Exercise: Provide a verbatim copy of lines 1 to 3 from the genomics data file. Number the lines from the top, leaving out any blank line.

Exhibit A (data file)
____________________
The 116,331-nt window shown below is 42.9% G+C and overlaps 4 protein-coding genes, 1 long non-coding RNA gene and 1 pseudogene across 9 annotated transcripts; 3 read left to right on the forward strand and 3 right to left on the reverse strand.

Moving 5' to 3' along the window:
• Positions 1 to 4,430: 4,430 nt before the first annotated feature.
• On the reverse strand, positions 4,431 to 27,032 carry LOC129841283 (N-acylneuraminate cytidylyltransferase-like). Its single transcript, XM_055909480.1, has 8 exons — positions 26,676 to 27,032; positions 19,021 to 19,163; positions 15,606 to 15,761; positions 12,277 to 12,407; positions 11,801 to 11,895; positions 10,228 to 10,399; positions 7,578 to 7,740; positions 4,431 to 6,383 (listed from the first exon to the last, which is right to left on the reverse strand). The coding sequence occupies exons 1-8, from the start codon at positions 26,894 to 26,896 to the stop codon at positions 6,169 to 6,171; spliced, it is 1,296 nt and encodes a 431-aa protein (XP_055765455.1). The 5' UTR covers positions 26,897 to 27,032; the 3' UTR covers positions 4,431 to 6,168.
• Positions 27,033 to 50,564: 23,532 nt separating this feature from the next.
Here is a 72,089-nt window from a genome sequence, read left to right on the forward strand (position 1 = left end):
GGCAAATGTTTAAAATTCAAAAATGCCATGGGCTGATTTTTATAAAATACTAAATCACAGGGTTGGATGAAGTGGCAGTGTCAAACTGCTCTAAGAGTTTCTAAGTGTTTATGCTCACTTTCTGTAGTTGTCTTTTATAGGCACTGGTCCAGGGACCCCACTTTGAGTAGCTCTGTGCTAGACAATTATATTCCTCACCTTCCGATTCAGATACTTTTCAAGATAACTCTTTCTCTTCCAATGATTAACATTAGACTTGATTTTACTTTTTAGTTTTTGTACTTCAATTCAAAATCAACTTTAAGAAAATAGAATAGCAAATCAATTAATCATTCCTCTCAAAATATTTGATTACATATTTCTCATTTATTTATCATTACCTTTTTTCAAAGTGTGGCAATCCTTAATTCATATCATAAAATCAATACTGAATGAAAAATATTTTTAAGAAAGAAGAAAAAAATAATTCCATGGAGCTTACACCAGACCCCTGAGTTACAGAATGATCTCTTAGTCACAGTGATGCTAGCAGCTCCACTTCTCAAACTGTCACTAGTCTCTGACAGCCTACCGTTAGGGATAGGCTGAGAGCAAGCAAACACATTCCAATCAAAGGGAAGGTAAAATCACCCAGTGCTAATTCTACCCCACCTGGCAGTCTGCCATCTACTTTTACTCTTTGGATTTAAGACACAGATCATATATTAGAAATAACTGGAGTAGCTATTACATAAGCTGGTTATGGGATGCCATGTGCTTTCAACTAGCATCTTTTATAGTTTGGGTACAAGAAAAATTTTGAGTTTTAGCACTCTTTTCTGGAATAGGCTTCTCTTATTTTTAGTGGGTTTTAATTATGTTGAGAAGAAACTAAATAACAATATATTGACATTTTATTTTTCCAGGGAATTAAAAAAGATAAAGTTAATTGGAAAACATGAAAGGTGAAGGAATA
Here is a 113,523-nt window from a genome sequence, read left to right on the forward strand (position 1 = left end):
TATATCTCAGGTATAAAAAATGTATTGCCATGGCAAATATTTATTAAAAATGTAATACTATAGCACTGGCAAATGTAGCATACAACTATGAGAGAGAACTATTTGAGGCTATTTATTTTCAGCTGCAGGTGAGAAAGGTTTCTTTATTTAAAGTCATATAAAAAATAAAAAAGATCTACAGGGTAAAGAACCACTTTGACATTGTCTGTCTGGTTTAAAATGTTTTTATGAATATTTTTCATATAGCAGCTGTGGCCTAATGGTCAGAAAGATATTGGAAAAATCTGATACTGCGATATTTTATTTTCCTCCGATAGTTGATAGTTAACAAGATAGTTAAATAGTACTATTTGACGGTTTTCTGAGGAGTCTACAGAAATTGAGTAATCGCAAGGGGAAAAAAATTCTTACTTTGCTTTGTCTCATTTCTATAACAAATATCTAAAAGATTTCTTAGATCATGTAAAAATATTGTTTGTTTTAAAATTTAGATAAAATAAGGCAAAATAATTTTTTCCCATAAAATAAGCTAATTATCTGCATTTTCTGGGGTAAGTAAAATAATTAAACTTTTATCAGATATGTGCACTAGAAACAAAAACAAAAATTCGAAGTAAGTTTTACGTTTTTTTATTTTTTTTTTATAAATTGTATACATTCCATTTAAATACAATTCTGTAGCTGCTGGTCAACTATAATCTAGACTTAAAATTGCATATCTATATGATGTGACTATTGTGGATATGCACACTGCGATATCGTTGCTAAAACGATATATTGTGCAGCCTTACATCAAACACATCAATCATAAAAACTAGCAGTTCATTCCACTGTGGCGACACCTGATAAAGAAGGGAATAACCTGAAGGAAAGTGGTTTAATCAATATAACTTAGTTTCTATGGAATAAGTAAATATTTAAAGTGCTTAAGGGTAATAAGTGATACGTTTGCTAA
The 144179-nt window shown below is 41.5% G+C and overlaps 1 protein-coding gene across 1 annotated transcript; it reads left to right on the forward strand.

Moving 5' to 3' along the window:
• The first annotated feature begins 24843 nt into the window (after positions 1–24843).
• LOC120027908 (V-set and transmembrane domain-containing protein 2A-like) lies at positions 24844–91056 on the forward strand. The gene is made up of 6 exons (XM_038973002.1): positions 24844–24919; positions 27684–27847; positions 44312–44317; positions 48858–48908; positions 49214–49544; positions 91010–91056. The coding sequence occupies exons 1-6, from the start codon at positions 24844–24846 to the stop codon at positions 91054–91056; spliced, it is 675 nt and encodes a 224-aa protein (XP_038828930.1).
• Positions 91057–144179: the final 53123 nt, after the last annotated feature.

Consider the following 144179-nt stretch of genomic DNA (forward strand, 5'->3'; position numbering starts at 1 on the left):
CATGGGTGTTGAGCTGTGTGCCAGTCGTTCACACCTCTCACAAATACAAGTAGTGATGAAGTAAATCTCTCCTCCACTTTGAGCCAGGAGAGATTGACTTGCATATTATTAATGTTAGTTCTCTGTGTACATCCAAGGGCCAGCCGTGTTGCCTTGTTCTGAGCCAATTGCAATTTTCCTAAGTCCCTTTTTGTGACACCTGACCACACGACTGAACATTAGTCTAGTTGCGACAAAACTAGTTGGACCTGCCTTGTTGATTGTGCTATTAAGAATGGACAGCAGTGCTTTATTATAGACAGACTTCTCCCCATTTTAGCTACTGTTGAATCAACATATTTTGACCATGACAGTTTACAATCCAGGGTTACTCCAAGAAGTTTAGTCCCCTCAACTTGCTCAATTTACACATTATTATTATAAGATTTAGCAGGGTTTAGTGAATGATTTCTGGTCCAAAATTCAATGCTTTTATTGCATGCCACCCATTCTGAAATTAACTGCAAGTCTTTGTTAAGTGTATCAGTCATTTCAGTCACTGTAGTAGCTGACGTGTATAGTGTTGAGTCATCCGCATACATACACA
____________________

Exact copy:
The 116,331-nt window shown below is 42.9% G+C and overlaps 4 protein-coding genes, 1 long non-coding RNA gene and 1 pseudogene across 9 annotated transcripts; 3 read left to right on the forward strand and 3 right to left on the reverse strand.

Moving 5' to 3' along the window:
• Positions 1 to 4,430: 4,430 nt before the first annotated feature.